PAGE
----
People who don’t have emergency funds set aside for these situations find themselves borrowing money at outrageous rates, missing payments on other obligations, and falling behind financially. This needn’t be the case – if you have money set aside, an unexpected large bill is still unpleasant, but you can use your emergency funds to pay it and get on with your life.

3. It gives you peace of mind and confidence to spend money for fun

When you know you have money set aside for unexpected events like losing your job or facing a large medical expense, it relieves a lot of stress. It also makes it easier to spend other money on fun things, like vacations, nice dinners, fun toys, etc.

How do I build an emergency fund?

Building an emergency fund can seem challenging, and if you don’t have much saved right now, getting to your emergency fund goal can seem daunting. The most important thing to do is to get started. Building an emergency fund should be one of your top financial priorities – ahead of setting aside money for your children’s education, ahead of setting aside money for a down payment on a house, ahead of investing (although, at least investing enough in your company’s 401k to get the match, if available, could be done).

Look through your current monthly spending to find a few dollars here and there – maybe go out to eat one or two fewer times per month. Rent a movie instead of going to the theater sometimes. Hold off on a few discretionary purchases here and there.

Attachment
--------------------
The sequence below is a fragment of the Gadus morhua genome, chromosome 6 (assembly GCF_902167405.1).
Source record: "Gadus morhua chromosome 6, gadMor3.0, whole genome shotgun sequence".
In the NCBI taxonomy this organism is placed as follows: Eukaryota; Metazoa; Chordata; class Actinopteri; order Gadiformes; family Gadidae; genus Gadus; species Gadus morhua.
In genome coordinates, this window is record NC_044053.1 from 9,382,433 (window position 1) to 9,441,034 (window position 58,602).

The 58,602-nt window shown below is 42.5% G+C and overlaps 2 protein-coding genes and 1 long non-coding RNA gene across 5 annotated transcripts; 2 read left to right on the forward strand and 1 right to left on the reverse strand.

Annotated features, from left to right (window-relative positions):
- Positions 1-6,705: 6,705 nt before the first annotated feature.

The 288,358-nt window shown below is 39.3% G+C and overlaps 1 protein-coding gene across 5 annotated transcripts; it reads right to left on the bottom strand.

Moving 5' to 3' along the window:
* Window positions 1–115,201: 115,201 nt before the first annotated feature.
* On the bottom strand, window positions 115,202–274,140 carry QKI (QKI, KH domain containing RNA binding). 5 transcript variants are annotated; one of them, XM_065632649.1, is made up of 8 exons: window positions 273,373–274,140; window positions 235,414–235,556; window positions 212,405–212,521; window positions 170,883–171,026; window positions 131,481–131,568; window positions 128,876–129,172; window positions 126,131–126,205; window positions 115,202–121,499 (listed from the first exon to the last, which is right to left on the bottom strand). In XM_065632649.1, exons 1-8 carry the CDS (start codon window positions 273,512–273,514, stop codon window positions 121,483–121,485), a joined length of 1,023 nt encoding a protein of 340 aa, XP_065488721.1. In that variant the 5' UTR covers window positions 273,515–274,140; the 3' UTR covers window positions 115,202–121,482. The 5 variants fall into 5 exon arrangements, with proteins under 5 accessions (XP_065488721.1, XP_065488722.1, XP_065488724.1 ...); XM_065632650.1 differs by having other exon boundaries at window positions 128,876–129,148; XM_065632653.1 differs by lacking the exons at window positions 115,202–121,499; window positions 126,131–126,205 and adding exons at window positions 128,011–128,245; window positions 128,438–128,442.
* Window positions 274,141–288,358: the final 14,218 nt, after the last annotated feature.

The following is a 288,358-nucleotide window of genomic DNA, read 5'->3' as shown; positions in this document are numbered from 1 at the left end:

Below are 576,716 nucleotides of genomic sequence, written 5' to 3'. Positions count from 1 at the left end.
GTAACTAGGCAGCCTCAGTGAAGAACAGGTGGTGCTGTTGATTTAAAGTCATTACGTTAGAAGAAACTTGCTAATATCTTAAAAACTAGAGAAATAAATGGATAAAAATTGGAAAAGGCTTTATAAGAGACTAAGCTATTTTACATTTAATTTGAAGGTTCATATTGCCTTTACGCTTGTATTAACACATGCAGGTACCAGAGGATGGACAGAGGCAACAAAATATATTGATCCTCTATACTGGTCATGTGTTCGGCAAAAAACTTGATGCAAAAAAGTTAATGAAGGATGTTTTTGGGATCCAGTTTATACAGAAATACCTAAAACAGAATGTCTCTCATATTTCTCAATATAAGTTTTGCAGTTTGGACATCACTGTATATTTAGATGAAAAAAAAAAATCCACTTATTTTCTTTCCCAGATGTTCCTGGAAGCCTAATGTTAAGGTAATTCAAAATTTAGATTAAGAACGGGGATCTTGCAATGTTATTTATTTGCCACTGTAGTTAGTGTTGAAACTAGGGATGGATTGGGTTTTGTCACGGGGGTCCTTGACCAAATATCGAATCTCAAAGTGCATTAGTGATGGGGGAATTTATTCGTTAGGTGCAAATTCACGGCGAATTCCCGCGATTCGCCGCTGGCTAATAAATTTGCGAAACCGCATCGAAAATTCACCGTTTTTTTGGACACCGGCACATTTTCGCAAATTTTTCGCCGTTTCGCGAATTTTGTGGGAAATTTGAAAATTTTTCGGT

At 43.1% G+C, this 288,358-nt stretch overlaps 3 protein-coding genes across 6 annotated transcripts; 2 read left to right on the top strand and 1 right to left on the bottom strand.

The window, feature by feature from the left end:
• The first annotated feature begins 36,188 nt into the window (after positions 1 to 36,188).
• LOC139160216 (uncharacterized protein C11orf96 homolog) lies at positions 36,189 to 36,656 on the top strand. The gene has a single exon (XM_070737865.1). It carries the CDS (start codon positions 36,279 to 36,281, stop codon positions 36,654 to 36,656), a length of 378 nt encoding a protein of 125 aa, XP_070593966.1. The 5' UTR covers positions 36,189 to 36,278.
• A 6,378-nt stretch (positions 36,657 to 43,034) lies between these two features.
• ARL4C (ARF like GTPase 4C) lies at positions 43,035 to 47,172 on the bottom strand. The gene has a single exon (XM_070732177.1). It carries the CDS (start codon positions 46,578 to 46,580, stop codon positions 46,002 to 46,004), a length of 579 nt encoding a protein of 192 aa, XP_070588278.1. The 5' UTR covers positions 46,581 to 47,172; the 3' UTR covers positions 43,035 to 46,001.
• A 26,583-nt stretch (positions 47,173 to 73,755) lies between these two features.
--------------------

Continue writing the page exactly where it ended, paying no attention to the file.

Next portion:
There are definitely people who have virtually no room in their budgets for an emergency fund, but most people can find a few bucks here and there – your future self will thank you for setting aside this money.

How much should I have in my emergency fund?

How much you should set aside is something that is frequently debated – most people will tell you between 3 and 12 months worth of expenses. How much you should set aside depends on a handful of factors:

  • How steady is your income? If you are salaried, you probably need less than if you work on commission or are self-employed.
  • How stable is your job? If you work in a career that is in high-demand, work at a stable company, and generally have good reviews, this is better than working in a career that has a negative outlook, for a company that is struggling (or a startup), or have reason to believe your performance at work is below where it should be.
  • How elastic are your expenses? Can you cut a lot out of your budget? Do you rent, or do you have a mortgage? These all factor into how much you should have saved.
  • Is there another income earner in your household? How much of your expenses can they cover?
  • What is your health like? What is the state of your car and your home? Are they likely to need substantial repairs in the near future.

Let’s look at two examples:

John is a 28 year old, single, software developer. He’s been with his firm (which has been profitable for some time and has never laid off an employee) for 5 years and has received high marks in all of his reviews. He spends around $4,000 per month, $1,000 of which is completely discretionary. He rents an apartment and has a 10 year old Toyota Corrolla that he drives.

How much should John keep in his emergency fund? He has a stable job in a good field, and works for a company that looks stable. About 25% of his spending could be cut back if needed. His car seems a bit old, but is a model that is seen as generally reliable. He doesn’t have any other income, though. The ideal emergency fund for John would probably be in the 6 month range, but I’d argue he could start channeling a decent amount of money to other investments once he hits around 4 months of expenses, and let the last 2 months build up slowly. Of course, there’s nothing wrong with aiming higher.